Touchstones thanks AAWGT and all the women who participated in this training program to help ensure the long-term sustainability of our Women’s Prison Program. We look forward to bringing our volunteers and their new discussion leadership skills into MCI-W when it’s safe to do so.

Shaping the New Normal

By Jenn Macris

Like other non-profits, businesses and organizations around the world, Touchstones is moving forward in the new normal we all face due to the coronavirus pandemic. Thanks to loyal donors and generous foundations, our good work in education continues. We are especially pleased to announce that Touchstones was awarded, for a second year, a $20,000 grant from Anne Arundel Women Giving Together (AAWGT) to continue our weekly discussion programs in the school at the Maryland Correctional Institution for Women (MCI-W) in Jessup, MD. Our AAWGT grant liaisons, who participated in that program at the prison in March, were able to see firsthand how their philanthropic investment in Touchstones is helping women inside to change their lives.

Cindy Whittle, one of our liaisons from AAWGT, recently shared this about her own experience and thoughts on Touchstones receiving another grant for this program: “I have truly enjoyed seeing the Touchstones program in action. It was an emotional experience to see the women at Jessup embracing the discussions and committing to the process. I was touched by the level of engagement and the thoughtful way participants respond to each other. Touchstones empowers the women to make better choices, to understand other participants’ viewpoints, and is an asset for these women. I am so pleased that AAWGT understood that and voted to extend the funding for another year.”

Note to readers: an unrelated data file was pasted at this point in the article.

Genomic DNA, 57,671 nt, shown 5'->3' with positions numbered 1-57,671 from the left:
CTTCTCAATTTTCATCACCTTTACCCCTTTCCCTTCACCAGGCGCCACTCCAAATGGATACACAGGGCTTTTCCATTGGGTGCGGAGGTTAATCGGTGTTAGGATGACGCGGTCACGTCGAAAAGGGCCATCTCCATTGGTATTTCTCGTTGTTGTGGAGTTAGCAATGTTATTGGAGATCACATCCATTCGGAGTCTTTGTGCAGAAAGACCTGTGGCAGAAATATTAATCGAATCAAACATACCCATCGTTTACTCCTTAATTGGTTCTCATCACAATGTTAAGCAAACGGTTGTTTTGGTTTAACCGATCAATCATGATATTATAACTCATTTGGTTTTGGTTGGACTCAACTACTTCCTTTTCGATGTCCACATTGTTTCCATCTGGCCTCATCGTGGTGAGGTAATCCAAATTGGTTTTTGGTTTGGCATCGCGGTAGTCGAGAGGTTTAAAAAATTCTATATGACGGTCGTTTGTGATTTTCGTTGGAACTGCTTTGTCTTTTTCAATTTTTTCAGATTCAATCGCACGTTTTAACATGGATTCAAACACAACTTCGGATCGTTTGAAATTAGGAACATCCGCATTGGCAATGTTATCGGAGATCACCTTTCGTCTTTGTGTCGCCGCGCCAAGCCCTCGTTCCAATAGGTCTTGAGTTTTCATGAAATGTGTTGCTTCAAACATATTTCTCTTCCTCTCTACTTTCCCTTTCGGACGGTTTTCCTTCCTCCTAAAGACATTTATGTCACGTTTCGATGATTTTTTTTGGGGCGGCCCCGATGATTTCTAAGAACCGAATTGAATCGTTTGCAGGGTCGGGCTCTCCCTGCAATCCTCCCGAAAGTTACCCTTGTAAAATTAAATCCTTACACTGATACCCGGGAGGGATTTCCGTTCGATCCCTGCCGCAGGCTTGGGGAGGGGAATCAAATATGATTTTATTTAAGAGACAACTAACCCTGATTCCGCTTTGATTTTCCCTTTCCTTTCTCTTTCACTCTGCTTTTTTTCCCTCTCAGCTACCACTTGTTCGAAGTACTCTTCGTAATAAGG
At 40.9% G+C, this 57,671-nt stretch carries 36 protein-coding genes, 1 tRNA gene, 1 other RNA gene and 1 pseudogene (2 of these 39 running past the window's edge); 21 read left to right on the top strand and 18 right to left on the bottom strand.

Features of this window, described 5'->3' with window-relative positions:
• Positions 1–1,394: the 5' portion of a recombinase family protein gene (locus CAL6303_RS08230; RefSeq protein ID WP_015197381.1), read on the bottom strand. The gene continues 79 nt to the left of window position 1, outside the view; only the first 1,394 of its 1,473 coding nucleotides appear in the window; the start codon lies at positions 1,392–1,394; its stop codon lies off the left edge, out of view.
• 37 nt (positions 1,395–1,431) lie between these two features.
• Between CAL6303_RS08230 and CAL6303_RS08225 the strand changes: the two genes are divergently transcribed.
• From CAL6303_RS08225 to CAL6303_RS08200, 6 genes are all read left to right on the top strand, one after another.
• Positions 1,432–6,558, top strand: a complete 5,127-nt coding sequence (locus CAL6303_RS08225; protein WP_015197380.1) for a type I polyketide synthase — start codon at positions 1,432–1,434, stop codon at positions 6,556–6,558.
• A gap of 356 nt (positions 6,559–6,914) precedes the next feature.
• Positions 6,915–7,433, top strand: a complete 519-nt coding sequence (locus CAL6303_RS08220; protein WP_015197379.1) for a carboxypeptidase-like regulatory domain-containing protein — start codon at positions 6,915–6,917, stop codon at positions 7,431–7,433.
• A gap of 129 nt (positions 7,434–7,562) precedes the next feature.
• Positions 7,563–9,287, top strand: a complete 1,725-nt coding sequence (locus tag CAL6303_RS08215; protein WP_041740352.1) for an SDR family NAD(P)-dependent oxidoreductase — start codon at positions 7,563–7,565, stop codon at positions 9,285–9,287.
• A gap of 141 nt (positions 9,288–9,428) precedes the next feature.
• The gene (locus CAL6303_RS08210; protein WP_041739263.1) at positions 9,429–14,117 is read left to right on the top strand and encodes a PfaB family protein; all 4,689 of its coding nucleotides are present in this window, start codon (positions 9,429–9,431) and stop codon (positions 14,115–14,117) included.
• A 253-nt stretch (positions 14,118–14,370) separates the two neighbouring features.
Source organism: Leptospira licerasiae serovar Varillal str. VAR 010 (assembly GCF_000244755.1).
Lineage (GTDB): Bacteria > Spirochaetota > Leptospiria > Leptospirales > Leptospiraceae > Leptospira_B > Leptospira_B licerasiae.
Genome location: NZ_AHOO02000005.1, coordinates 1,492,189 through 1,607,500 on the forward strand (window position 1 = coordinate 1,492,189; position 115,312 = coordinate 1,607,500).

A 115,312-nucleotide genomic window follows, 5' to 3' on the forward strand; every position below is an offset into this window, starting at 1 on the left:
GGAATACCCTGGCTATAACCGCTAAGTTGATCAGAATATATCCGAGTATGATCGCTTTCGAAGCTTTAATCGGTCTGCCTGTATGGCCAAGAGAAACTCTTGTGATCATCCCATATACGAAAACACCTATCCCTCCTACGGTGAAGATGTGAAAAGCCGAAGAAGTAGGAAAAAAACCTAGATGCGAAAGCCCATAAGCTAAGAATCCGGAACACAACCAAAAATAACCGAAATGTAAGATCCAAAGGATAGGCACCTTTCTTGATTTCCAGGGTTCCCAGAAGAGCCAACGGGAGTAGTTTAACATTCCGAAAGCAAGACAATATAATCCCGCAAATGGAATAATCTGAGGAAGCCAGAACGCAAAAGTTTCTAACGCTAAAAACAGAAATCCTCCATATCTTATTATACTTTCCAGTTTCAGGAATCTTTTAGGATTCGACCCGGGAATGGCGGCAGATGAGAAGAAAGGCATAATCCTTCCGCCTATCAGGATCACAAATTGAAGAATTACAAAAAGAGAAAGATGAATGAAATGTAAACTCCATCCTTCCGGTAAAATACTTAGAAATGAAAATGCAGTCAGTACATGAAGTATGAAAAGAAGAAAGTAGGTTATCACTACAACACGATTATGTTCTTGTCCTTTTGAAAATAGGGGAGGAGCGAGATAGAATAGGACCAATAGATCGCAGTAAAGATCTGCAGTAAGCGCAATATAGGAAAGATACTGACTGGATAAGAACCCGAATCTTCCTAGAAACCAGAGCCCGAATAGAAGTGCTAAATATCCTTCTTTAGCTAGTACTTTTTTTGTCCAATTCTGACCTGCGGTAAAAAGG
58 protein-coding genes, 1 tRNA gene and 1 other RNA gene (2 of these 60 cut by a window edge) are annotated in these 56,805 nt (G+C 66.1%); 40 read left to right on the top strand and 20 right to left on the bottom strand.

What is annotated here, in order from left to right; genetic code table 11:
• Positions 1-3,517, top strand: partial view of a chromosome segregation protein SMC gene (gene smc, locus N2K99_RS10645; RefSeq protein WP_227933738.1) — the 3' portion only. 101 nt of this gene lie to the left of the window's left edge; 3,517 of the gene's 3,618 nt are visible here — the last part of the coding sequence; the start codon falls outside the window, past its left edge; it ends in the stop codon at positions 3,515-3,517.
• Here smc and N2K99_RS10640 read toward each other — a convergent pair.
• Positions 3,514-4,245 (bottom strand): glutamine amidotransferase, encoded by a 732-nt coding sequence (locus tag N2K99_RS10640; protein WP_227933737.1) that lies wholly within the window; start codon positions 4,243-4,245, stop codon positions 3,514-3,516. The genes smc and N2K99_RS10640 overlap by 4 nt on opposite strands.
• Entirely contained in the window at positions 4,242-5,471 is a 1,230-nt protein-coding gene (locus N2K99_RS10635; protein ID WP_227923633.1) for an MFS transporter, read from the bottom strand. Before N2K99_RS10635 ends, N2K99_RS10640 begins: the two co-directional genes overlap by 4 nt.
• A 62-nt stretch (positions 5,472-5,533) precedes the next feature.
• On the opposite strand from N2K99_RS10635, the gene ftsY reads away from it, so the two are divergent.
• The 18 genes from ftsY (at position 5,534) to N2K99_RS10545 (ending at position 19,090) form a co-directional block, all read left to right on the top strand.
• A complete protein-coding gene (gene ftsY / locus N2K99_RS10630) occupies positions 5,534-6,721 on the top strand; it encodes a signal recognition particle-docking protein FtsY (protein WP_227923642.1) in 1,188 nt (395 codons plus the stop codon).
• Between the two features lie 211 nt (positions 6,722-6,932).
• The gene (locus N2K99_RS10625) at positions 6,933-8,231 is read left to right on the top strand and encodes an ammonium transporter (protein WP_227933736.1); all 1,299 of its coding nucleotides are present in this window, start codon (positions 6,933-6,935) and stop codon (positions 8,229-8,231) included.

Although the prison program will look different due to additional safety measures when programming starts again, the core teaching and learning together will remain the same. This will be true even if our discussions initially take place with Touchstones staff joining remotely. We look forward to working with the prison school staff and the women incarcerated at MCI-W with a renewed focus on strengthening skills of civil discourse, reflective thinking, and cooperative learning—skills that serve us all well. Working together, we’ll honor each other’s experiences and ideas and strive to establish the mutual trust and regard we know is required for collaborative learning.